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Leaving the Herd behind

Leaving the Herd behind


Postby Driftwood » Thu Jun 19, 2014 10:05 pm

Route description: Monega Hill and Glas Maol round from Glen Isla

Munros included on this walk: Creag Leacach, Glas Maol

Date walked: 02/06/2014

Time taken: 7.5 hours

Distance: 28.75 km

Ascent: 1200m

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The forecasts were not promising (nor for the next day) in the East or West. After some pondering, I decided that the rain and cloud might not reach the Eastern Highlands until overnight, so they may be the best chance of a dry walk, then heading west once they had passed.
My hopes were looking unlikely during the drive around Edinburgh, then past Perth. The skies were low and I'd already passed through some bouts of rain before reaching Glen Isla, but I decided to persevere. The weather was merely drizzly, so on with boots and gaiters for a long approach through the glen.

This is a fine walk in, even in damp and looming conditions, with wild flowers in profusion beside the path (shared with a vehicle track for much of the way), which wanders between the river and a mixture of boggy moss and rough pasture along the broad glen floor. There's still a footbridge (shown on my OS map), though not in a reassuring state of repair.
DSCF3688.JPG
A bridge too far?


I did attempt a short-cut across one mossy stretch, though by and large the simplest route is to keep with the track. The signposted Monega Road climbs (moderately steeply, though I could see a path) that hill, which in turn joins a shoulder of little Glas Maol. I'd decided on a steeper ascent (with a path on the map, though I didn't have a lot of luck following it) north of a bridge and the remains of a building, near to the head of the glen.
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Approaching Caderg


More rain came on as the slope steepened, then eased before increasing to about 45 degrees. I caught a brief glimpse of Monega Hill behind me, then the cloud descended (or I struggled up into it).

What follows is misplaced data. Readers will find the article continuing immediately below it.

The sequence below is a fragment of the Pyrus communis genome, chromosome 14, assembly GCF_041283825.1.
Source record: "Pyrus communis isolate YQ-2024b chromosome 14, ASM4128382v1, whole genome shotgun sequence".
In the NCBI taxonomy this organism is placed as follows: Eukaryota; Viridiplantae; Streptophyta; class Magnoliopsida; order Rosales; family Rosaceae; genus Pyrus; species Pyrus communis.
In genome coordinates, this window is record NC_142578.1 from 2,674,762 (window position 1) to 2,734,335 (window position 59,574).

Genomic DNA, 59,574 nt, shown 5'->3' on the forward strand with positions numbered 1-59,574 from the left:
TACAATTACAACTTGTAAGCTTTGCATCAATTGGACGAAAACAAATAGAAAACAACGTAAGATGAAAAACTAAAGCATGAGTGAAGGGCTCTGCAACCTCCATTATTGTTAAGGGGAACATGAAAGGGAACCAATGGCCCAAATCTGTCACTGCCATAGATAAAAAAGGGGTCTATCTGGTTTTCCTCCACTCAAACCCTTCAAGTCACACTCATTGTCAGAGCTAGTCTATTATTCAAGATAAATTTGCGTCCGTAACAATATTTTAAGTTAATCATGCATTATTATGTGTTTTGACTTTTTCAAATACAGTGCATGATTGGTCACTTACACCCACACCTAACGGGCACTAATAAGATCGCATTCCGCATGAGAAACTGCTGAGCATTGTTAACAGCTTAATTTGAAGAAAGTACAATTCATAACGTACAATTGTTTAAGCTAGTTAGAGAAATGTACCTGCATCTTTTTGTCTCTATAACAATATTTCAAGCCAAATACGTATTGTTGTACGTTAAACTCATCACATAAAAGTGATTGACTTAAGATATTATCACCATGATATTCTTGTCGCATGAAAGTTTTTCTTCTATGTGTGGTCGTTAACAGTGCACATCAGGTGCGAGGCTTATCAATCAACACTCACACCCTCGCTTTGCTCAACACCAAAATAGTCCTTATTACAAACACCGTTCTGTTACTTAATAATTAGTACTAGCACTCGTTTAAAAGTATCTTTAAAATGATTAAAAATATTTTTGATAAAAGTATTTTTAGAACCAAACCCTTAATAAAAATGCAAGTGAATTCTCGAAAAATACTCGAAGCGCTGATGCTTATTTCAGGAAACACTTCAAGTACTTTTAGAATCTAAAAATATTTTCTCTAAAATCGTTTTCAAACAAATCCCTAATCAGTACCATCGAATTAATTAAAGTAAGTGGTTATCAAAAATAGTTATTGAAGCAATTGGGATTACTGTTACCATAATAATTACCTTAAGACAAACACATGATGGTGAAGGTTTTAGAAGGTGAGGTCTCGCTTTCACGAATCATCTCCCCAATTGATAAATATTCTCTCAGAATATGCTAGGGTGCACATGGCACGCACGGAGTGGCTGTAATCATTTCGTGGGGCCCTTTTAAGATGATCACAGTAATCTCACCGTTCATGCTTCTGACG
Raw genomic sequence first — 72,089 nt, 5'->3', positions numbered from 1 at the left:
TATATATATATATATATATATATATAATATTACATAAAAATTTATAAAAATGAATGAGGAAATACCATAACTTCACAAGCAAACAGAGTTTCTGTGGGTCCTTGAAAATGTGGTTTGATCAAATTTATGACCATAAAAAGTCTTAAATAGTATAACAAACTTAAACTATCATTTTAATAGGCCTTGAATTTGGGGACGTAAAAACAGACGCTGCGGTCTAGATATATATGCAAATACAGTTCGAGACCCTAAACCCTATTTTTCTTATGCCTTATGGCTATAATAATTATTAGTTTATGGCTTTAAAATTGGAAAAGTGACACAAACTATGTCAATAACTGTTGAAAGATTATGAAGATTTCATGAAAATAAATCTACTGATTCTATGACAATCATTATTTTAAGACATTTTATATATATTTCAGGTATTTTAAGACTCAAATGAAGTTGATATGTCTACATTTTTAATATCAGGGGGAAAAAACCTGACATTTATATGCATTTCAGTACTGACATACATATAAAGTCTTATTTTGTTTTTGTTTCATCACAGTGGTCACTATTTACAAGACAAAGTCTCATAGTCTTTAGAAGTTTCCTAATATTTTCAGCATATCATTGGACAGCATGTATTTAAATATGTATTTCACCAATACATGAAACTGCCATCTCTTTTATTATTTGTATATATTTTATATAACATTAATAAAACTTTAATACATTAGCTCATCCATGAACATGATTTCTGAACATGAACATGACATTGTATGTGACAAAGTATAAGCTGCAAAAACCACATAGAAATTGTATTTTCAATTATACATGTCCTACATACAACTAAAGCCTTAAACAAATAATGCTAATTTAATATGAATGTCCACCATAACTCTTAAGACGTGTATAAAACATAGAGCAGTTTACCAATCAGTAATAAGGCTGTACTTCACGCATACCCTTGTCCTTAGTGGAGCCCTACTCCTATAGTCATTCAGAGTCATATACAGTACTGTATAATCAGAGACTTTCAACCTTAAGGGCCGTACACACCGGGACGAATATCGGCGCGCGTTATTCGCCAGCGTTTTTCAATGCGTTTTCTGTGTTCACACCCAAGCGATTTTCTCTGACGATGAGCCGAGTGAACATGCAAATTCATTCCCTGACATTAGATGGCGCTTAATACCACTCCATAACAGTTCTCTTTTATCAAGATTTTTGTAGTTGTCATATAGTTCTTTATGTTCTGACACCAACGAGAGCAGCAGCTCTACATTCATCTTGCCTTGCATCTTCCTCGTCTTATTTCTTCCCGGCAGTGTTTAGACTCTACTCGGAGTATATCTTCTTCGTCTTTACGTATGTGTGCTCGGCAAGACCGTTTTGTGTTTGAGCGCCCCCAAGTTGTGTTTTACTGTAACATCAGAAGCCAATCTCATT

The Caderg slope does call for footwear that can cope with steep, grassy and - at the time - wet footing, though at least the ground felt stable. There are crags to either side, though I reached the plateau without incident (or confirmation quite where I had emerged).
This led to some interesting navigating (or, wandering along, trying not to step in anything too boggy or blunder off the crags) to Druim Mor, a practically-flat Top of Cairn of Claise that I'd left out walking some of these hills from Glen Callater last year. There's a cairn, though I wasn't convinced whether that was the highest spot. So I meandered a little before attempting a claggy traverse of the corrie feeding the Glasallt Burn.

Heading west brought me to a vehicle track which turned, divided and climbed gradually. After a mile or so, it levelled and tended eastwards, so I parted company to make a gradual and mildly rocky ascent to the cairn and stone-built trig point. The rain had eased off to damp clag by then, but visibility was still a stone's throw at best. That made for some more interesting navigating west, then southerly, to a broad ridge and stone wall (the old boundary between Angus and Perthshire) to Creag Leacach.
DSCF3702.JPG
Along Creag Leacach


This ridge becomes quite narrow at points - not precipitous, but quite a contrast to the other rounded hills about. I did get a glimpse down into Glen brightly, hinting how steeply the slopes fall away. Then the cloud closed in again, even from the SW Top. I reluctantly opted to return over Little Glas Maol, leaving the Monamenach for another day. The map shows a shelter between Glas Maol and Creag Leacach, though I only noticed it among the rocks while retracing my steps.
DSCF3705.JPG
The wee howf


My route out called for another claggy traverse of Glas Maol's southern slopes, but eventually I picked up the track towards Monega Hill (then fairly quickly branched off south from that).
I stuck with the track, rather than the Monega Road, for my descent. So I can't vouch for the path, but the track keeps an easy gradient and avoided any potentially slippery grass slopes. Even the cloud lifted, giving some views, patches of blue sky.
DSCF3710.JPG
Descending to Glen Isla


A herd of at least a hundred deer watched me warily from across the glen (though too far off to look like much on photos), enlivening the long walk back to my car and something warm to eat. I paused briefly on spotting something among the wildflowers along the river.
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Moths gathering


As it turned out, the weather kept decent overnight, giving me a view up the glen the next morning before I packed up and headed off westwards.
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Isla morning
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Driftwood
Mountain Walker
 
Posts: 310
Munros:205   Corbetts:43
Grahams:19   Donalds:24
Sub 2000:19   
Joined: Jun 9, 2011

Re: Leaving the Herd behind

Postby SecretSquirrel » Fri Jun 20, 2014 11:54 am

A long(ish) route for 2 hills, but it looks a good choice. I really like the hills in this area, especially routes that avoid the clutter in Glen Shee.
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SecretSquirrel
Mountain Walker
 
Posts: 420
Munros:124   Corbetts:26
Grahams:24   Donalds:76
Sub 2000:10   
Joined: Jul 2, 2012
Location: Hamilton

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